There are many energy-boosting alternatives to caffeine.  According to Ms. Masi, extra sleep is one substitute for excessive caffeine intake.  By taking naps or going to bed 30 minutes earlier than usual, the human body can produce and gain energy.  She recommends fueling the body throughout the day with nutritious foods that contain complex carbohydrates and proteins to support both the mind and body.  Additionally, she states that staying hydrated is key to keeping energy levels high.  Ms. Masi also encourages people to understand the differences in labels on common caffeine products.

“‘Nutrition Facts’ labels are [Food and Drug Association (FDA)] regulated, but ‘Supplement Facts’ are not,” Ms. Masi said.  “This means banned substances or uncontrolled amounts of caffeine and other ingredients can be formulated in excess in these unregulated products.  Conversely, just because something is FDA regulated or on the shelves for purchase does not mean it is safe or good for our health.”

The Sacred Heart Upper School community took part in a survey regarding daily caffeine consumption and caffeinated beverages of choice.  Fifty-three point three percent of Upper School community members consume less than 95 milligrams of caffeine a day, which is equivalent to one cup of coffee.  Forty-six point seven percent said that they consume more than 95 milligrams of caffeine a day.  Out of the 46.7 percent, only 4.3 percent of students consume more than the recommended 400 milligrams of caffeine a day.  Additionally, 61.4  percent of the community voted for coffee as their caffeinated beverage of choice while 13.9 percent chose tea and 13.3 percent chose soda.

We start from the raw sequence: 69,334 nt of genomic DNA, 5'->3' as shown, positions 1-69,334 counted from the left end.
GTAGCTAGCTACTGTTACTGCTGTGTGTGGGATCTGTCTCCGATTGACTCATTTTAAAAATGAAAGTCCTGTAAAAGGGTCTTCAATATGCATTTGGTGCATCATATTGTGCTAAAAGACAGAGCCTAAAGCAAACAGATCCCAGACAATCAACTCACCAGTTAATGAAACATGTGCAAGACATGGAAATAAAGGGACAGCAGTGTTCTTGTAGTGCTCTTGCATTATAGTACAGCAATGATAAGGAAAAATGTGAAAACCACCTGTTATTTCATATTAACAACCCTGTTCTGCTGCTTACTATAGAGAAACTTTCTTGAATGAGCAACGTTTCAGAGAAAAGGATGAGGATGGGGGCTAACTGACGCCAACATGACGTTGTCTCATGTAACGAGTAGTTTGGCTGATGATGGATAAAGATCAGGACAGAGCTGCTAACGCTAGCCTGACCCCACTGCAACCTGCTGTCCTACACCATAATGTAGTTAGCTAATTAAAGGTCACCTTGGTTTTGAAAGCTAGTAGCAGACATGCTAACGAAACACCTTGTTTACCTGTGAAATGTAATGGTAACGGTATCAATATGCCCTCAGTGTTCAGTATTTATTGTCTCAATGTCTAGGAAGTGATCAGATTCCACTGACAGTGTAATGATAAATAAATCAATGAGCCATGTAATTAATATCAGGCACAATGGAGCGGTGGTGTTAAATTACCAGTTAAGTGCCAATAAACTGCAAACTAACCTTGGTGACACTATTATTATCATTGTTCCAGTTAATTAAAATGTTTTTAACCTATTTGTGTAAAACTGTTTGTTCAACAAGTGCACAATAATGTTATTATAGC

Members of the Upper School responded to various questions regarding daily caffeine consumption.  Lindsay Benza ’23

Junior Maddy Ball drinks coffee and takes supplements throughout her day to help her academic and athletic performance.  As a student-athlete, she believes that when she consumes caffeine she is more focused and invigorated.

“Almost every morning I will have a cup of coffee, which is around 100 milligrams of caffeine,” Maddy said.  “Then, in the afternoons, I will take my pre-workout [supplements] before the gym which contains 250 milligrams of caffeine.  Personally, having a cup of coffee in the morning helps me wake up and stay alert, especially during my early classes.  Taking pre-workout [supplements] before my lifts in the afternoons gives me a burst of energy after a long day of school.”

Maddy reports that she ingests around 350 milligrams of caffeine daily.  However, caffeine also exists naturally in other parts of typical diets, including fruits, seeds, and leaves, according to  Despite her improved athletic and academic performance, Maddy remains cautious as to how much caffeine she consumes on a daily basis.

“I try to be as mindful as possible about my caffeine intake day today because I know it can be harmful,” Maddy said.  “I try to seek out other ways to gain energy and not always rely on caffeine because along with the benefits, there are negative impacts.”

Featured Image by Lindsay Benza ’23